Appliance Standards Are a Bipartisan Win-Win-Win
What reduces energy waste, saves consumers and businesses money on utility bills, reduces electricity demand in a congested grid and was first established by Ronald Reagan when he was California’s governor? If you guessed appliance standards, then you are correct (and may give yourself a pat on the back). Maybe as a supporter of the Alliance to Save Energy, you are well versed in how appliance standards are a bipartisan win-win-win. Or, perhaps you knew the answer because you read Andrew deLaski’s op-ed in The Hill last week.
According to Mr. deLaski’s organization, the Appliance Standards Awareness Project (ASAP), residential appliance standards saved consumers $58 billion—in 2014 alone. ASAP plays a key role in many on-going regulatory and rule-making processes, and is a great source of information for consumers. ASAP publishes fact sheets, blog posts and many other informative resources online. Consumers would be wise to explore ASAP’s resources to learn more about how appliance standards have saved households and businesses money by reducing energy waste.
Appliances save households $500 in energy savings each year, a fact that should lend favor and support towards appliance standards among the general public. And for the most part, appliance standards are popular with members of Congress from both parties. But there is an increasingly coordinated offensive to derail or roll back appliance standards (and building energy codes). Must-pass spending bills are at risk of being burdened with policy riders that would negatively affect residential furnaces, ceiling fans and lightbulbs. The Senate comprehensive energy bill contains language that favors special interests over homeowners who need new furnaces. And an amendment to the House energy bill, which to the Alliance’s to Save Energy’s chagrin was passed along party lines last week, that would have rolled back standards, flashed brightly for a moment before it was set aside by the Rules Committee.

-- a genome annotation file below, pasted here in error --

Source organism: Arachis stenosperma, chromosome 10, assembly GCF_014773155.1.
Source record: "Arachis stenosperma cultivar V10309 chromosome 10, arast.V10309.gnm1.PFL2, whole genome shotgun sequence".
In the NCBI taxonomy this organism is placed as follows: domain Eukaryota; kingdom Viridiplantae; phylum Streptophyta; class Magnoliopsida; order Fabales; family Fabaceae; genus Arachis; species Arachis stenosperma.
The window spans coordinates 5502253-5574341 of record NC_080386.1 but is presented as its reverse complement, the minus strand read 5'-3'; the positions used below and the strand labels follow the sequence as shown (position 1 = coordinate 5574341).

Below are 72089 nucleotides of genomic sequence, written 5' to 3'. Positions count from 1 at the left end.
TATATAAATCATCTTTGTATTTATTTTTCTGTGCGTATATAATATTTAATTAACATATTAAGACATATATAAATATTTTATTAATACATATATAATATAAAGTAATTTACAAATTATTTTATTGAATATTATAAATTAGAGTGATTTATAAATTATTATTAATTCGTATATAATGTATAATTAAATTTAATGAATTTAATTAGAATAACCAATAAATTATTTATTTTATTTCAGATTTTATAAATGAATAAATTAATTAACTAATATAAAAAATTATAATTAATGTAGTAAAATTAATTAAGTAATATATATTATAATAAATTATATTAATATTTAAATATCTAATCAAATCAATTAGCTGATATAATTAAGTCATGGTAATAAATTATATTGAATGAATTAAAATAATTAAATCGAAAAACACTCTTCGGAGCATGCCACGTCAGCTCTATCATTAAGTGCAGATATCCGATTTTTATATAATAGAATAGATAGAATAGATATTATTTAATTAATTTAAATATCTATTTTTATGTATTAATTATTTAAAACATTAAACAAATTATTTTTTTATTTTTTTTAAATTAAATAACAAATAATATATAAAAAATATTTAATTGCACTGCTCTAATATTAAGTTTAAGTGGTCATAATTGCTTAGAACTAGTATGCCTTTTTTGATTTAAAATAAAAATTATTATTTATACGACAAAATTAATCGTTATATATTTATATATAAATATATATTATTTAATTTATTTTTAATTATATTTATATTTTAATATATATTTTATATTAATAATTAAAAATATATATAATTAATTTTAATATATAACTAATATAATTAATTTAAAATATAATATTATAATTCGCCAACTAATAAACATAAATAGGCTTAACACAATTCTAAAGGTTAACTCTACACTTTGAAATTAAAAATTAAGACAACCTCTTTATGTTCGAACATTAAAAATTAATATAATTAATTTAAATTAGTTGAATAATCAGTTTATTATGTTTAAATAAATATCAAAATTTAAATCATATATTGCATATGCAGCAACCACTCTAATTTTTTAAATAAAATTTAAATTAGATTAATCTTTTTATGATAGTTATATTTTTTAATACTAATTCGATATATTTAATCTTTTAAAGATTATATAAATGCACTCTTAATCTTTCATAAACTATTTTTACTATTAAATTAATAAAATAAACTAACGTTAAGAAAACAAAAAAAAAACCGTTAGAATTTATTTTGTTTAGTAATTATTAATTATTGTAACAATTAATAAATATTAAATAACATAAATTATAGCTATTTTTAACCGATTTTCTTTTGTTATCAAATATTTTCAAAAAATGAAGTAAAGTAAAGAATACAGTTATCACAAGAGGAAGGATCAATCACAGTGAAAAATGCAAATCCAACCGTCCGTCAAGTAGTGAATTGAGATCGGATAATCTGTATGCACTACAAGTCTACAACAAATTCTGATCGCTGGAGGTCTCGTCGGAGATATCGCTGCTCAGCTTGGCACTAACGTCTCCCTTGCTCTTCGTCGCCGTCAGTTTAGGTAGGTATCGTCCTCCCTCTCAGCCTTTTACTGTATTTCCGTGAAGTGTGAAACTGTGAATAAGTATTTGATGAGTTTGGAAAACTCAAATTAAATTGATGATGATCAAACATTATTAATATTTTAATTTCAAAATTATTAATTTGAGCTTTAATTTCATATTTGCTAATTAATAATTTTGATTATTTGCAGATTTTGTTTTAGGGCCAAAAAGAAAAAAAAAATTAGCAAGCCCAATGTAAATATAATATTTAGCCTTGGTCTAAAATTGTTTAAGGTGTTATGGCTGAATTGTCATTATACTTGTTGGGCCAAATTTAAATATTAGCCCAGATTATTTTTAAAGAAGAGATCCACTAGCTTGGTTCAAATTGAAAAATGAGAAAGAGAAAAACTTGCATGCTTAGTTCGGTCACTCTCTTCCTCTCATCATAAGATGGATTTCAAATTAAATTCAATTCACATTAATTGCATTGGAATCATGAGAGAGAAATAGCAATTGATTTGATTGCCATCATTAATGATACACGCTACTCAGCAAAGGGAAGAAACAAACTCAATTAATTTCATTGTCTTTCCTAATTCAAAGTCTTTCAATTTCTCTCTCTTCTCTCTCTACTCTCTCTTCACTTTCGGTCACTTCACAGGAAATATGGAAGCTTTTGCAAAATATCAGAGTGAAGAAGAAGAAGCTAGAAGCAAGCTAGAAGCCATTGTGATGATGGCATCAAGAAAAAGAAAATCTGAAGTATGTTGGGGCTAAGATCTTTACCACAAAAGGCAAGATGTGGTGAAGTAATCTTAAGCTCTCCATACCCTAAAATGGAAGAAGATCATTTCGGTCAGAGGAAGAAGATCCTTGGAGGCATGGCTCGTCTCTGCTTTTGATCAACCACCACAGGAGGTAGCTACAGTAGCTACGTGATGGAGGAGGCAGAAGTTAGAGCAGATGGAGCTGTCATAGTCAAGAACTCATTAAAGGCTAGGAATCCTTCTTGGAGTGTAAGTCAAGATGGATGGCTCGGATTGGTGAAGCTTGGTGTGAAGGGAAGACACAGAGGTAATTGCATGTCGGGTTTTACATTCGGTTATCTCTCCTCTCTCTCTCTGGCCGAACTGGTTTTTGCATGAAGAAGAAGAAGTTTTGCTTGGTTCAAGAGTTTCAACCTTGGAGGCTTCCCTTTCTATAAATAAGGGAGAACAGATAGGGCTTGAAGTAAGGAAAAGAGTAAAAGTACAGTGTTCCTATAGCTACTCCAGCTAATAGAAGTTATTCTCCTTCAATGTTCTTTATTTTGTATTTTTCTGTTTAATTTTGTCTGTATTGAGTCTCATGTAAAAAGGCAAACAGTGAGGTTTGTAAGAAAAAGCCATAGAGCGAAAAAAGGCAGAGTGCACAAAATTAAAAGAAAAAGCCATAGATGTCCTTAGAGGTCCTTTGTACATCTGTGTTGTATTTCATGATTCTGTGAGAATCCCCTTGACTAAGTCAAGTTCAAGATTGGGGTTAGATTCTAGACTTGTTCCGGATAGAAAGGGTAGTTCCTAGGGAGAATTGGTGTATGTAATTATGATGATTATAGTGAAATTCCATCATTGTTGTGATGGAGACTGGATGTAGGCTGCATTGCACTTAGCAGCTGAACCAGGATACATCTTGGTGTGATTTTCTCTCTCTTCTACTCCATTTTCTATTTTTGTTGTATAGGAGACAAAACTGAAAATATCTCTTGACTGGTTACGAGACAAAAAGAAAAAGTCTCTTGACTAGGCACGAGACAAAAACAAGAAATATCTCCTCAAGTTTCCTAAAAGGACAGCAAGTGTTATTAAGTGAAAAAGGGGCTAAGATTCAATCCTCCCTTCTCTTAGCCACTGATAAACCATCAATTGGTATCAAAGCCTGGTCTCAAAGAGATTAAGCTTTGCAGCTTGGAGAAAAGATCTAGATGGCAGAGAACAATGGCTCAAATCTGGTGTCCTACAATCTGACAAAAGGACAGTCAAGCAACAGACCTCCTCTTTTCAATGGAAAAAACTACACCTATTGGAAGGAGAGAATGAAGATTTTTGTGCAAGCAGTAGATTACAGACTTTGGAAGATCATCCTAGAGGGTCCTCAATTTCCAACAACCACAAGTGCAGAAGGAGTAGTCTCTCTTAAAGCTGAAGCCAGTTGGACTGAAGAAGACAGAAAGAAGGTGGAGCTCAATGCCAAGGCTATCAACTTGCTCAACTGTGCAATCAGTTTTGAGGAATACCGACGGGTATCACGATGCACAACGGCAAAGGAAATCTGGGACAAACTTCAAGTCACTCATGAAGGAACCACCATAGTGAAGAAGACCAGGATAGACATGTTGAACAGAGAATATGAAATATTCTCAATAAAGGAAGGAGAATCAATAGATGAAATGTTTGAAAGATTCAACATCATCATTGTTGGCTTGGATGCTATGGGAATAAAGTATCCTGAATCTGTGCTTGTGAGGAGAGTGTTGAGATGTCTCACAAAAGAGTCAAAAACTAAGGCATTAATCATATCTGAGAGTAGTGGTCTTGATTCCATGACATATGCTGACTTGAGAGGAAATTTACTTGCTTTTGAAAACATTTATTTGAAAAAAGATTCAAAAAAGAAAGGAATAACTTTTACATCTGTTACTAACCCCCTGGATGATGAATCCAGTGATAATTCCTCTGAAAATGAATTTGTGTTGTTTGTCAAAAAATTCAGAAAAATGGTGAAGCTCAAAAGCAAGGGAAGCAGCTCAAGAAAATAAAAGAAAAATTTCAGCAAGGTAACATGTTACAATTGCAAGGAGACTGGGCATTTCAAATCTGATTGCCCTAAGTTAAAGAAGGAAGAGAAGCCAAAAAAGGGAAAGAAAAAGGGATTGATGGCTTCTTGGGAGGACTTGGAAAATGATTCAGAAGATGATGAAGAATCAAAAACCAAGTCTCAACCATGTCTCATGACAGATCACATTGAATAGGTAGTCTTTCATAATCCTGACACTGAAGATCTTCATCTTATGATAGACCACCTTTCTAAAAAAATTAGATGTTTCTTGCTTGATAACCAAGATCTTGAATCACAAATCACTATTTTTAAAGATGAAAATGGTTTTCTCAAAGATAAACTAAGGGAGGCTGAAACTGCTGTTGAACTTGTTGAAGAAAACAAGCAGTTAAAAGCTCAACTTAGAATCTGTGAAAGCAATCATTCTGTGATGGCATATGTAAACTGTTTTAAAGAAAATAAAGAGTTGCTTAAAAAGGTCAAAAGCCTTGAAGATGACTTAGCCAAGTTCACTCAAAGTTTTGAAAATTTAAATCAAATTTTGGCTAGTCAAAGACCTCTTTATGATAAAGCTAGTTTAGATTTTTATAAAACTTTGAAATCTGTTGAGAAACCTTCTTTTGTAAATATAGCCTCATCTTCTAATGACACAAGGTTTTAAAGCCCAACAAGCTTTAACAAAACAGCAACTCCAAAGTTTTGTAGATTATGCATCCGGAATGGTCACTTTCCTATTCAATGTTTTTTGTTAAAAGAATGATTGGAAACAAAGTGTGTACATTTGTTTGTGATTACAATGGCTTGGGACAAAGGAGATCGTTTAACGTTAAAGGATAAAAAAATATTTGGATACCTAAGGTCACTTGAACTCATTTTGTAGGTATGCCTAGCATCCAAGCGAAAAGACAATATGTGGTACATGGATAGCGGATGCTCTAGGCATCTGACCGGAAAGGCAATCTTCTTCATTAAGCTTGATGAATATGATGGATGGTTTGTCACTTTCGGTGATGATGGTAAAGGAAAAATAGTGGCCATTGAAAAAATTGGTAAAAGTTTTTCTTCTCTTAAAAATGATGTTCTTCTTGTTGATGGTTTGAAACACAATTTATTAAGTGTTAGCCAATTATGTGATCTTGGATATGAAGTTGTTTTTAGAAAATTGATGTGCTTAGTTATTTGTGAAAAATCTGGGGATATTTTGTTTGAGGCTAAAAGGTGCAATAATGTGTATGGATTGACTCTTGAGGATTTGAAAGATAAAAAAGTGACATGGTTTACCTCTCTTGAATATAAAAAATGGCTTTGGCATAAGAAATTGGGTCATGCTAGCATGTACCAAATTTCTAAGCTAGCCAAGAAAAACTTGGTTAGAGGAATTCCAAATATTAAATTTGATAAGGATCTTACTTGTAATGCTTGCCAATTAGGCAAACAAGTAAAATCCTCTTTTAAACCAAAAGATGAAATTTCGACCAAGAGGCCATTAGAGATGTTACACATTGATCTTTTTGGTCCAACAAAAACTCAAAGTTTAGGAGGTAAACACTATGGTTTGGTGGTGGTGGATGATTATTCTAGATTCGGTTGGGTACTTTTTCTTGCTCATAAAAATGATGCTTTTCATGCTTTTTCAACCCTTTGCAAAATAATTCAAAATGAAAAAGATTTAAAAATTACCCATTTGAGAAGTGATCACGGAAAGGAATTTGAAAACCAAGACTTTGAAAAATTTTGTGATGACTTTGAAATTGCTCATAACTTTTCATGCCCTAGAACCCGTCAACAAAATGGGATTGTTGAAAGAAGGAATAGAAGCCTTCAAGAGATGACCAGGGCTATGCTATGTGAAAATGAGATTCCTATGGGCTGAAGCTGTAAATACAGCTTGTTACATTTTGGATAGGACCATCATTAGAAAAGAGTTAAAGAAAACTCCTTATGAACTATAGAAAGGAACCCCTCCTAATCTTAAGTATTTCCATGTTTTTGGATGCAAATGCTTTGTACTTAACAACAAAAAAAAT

The Obama Administration has made appliance standards—and the resultant energy efficiency gains—central to U.S. energy policy for all of the good reasons Mr. deLaski wrote about. In fact, 2016 will be a banner year for updated standards for a wide range of appliances and equipment. For that to happen, we will need to collectively defeat anti-standard efforts. The traditional, consensus-based processes led by the U.S. Department of Energy should be the way forward. The Alliance and our allied organizations like ASAP will continue our strong support for appliance standards to ensure that 2016 is a banner year for consumers and businesses, too.